It’s a miracle that Deadpool even exists, let alone that it was a huge hit at the box office and spawned an equally successful sequel, because Fox executives thought it was doomed to fail. Imagine the pitch: a superhero blockbuster with an R rating about a character who isn’t interested in being a hero, constantly talks to the camera, knows he’s in a movie, and enjoys killing people. It must’ve sounded like a sure-fire bomb. But thanks to Ryan Reynolds’ pitch-perfect portrayal of the character, a sharp script, and inventive direction, it became one of the most popular superhero films in recent memory. Here are 10 Superhero Comedies To Watch If You Like Deadpool.
As far removed from the gloomy tone of other DCEU movies as possible, Shazam! emerged earlier this year as a delightful surprise. Having been underserved by Marvel for years, Zachary Levi shines as a superhero controlled by a teenager. David F. Sandberg, the man behind the terrifying horror movie Lights Out, unexpectedly turned out to be the perfect choice for this superpowered pastiche of Big. With Shazam! and Joker, DC seems to be experimenting with wildly outlandish ideas and new styles of comic book movies, knocking it out of the park every time. Hopefully that winning streak will continue.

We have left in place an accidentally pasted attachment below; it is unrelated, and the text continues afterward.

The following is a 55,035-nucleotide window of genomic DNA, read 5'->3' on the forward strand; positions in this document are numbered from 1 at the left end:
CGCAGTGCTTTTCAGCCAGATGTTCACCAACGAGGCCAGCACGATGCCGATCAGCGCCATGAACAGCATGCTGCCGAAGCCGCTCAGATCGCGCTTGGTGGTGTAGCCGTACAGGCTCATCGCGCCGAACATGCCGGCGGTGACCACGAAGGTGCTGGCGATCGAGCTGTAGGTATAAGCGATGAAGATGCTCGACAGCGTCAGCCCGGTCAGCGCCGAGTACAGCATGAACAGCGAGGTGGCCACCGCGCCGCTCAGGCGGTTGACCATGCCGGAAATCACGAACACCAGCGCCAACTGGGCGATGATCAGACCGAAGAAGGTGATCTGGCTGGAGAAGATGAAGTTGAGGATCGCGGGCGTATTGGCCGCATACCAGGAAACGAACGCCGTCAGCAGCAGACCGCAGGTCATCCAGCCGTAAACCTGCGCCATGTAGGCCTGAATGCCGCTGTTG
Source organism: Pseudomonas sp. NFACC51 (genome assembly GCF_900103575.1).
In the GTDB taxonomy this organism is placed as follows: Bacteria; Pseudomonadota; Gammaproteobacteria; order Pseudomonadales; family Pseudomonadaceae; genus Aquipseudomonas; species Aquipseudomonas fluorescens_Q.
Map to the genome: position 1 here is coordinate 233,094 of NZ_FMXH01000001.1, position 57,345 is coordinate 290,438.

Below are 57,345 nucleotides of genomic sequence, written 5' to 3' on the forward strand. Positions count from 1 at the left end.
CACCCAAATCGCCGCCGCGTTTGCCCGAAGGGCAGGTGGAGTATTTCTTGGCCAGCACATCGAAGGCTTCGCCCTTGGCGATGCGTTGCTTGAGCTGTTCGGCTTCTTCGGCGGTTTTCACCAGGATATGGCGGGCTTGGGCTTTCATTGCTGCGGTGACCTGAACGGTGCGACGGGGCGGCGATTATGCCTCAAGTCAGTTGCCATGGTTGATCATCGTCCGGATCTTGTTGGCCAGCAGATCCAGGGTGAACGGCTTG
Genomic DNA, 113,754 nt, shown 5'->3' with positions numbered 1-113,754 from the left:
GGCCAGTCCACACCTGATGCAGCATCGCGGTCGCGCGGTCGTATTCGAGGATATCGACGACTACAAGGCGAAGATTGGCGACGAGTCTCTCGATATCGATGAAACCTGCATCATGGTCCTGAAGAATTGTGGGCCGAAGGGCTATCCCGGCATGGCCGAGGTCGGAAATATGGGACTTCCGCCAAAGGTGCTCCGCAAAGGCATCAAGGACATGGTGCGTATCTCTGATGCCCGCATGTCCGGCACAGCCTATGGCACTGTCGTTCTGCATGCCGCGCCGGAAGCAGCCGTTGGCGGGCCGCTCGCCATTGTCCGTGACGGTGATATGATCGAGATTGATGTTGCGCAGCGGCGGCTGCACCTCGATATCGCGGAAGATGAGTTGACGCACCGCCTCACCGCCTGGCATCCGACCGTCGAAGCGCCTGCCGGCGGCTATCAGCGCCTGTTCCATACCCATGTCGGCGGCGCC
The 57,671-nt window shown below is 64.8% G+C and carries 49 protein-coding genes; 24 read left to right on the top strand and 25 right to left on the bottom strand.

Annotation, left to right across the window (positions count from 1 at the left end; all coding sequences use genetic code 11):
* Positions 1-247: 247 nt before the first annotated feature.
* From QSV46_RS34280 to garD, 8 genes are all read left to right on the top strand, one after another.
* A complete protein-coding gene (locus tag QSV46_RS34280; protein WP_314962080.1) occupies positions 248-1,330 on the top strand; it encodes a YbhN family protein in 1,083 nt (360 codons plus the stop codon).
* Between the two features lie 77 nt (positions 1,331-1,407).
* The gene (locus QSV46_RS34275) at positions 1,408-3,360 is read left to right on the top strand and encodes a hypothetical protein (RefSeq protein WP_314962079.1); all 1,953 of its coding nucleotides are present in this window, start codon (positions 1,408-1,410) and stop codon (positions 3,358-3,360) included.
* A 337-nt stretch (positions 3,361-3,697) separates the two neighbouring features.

9 Spider-Man: Homecoming
Instead leaning into the heavy emotional side of Peter Parker (grieving nephew, economically disadvantaged working-class hero etc.), Jon Watts’ initial Spider-Man MCU solo movie, Spider-Man: Homecoming, plays like a John Hughes-era high school comedy, and there’s nothing wrong with that.